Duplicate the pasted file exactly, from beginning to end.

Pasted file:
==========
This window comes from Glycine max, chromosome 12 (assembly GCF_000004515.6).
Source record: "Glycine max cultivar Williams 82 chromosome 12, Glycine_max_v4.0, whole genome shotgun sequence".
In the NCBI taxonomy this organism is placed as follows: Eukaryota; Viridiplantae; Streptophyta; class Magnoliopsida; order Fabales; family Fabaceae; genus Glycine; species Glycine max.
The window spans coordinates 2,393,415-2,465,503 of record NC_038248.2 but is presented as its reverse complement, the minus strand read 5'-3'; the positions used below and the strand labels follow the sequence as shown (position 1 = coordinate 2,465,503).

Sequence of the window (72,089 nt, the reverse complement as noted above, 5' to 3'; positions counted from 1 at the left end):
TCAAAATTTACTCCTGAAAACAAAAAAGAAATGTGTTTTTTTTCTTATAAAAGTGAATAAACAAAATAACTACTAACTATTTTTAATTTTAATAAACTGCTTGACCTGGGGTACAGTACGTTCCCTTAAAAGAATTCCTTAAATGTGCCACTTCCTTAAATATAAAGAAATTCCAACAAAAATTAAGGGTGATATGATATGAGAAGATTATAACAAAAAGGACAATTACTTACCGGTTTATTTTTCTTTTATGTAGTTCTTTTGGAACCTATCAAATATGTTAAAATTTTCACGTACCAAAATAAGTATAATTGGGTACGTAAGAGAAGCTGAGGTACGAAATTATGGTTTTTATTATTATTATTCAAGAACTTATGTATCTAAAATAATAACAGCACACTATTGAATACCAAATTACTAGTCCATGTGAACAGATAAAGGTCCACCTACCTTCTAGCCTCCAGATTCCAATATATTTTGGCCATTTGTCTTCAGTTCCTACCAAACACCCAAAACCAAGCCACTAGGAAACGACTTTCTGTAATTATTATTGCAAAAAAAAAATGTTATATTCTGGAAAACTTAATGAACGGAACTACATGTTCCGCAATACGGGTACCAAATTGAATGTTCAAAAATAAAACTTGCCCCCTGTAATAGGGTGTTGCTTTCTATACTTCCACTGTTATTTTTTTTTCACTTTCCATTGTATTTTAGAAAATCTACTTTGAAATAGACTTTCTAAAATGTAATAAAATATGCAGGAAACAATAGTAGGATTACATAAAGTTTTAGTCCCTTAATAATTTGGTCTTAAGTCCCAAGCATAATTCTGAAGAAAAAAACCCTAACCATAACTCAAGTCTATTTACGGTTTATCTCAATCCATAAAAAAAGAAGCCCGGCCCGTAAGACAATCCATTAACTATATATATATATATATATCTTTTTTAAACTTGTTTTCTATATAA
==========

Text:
This window comes from Glycine max, chromosome 12 (assembly GCF_000004515.6).
Source record: "Glycine max cultivar Williams 82 chromosome 12, Glycine_max_v4.0, whole genome shotgun sequence".
In the NCBI taxonomy this organism is placed as follows: Eukaryota; Viridiplantae; Streptophyta; class Magnoliopsida; order Fabales; family Fabaceae; genus Glycine; species Glycine max.
The window spans coordinates 2,393,415-2,465,503 of record NC_038248.2 but is presented as its reverse complement, the minus strand read 5'-3'; the positions used below and the strand labels follow the sequence as shown (position 1 = coordinate 2,465,503).

Sequence of the window (72,089 nt, the reverse complement as noted above, 5' to 3'; positions counted from 1 at the left end):
TCAAAATTTACTCCTGAAAACAAAAAAGAAATGTGTTTTTTTTCTTATAAAAGTGAATAAACAAAATAACTACTAACTATTTTTAATTTTAATAAACTGCTTGACCTGGGGTACAGTACGTTCCCTTAAAAGAATTCCTTAAATGTGCCACTTCCTTAAATATAAAGAAATTCCAACAAAAATTAAGGGTGATATGATATGAGAAGATTATAACAAAAAGGACAATTACTTACCGGTTTATTTTTCTTTTATGTAGTTCTTTTGGAACCTATCAAATATGTTAAAATTTTCACGTACCAAAATAAGTATAATTGGGTACGTAAGAGAAGCTGAGGTACGAAATTATGGTTTTTATTATTATTATTCAAGAACTTATGTATCTAAAATAATAACAGCACACTATTGAATACCAAATTACTAGTCCATGTGAACAGATAAAGGTCCACCTACCTTCTAGCCTCCAGATTCCAATATATTTTGGCCATTTGTCTTCAGTTCCTACCAAACACCCAAAACCAAGCCACTAGGAAACGACTTTCTGTAATTATTATTGCAAAAAAAAAATGTTATATTCTGGAAAACTTAATGAACGGAACTACATGTTCCGCAATACGGGTACCAAATTGAATGTTCAAAAATAAAACTTGCCCCCTGTAATAGGGTGTTGCTTTCTATACTTCCACTGTTATTTTTTTTTCACTTTCCATTGTATTTTAGAAAATCTACTTTGAAATAGACTTTCTAAAATGTAATAAAATATGCAGGAAACAATAGTAGGATTACATAAAGTTTTAGTCCCTTAATAATTTGGTCTTAAGTCCCAAGCATAATTCTGAAGAAAAAAACCCTAACCATAACTCAAGTCTATTTACGGTTTATCTCAATCCATAAAAAAAGAAGCCCGGCCCGTAAGACAATCCATTAACTATATATATATATATATATCTTTTTTAAACTTGTTTTCTATATAA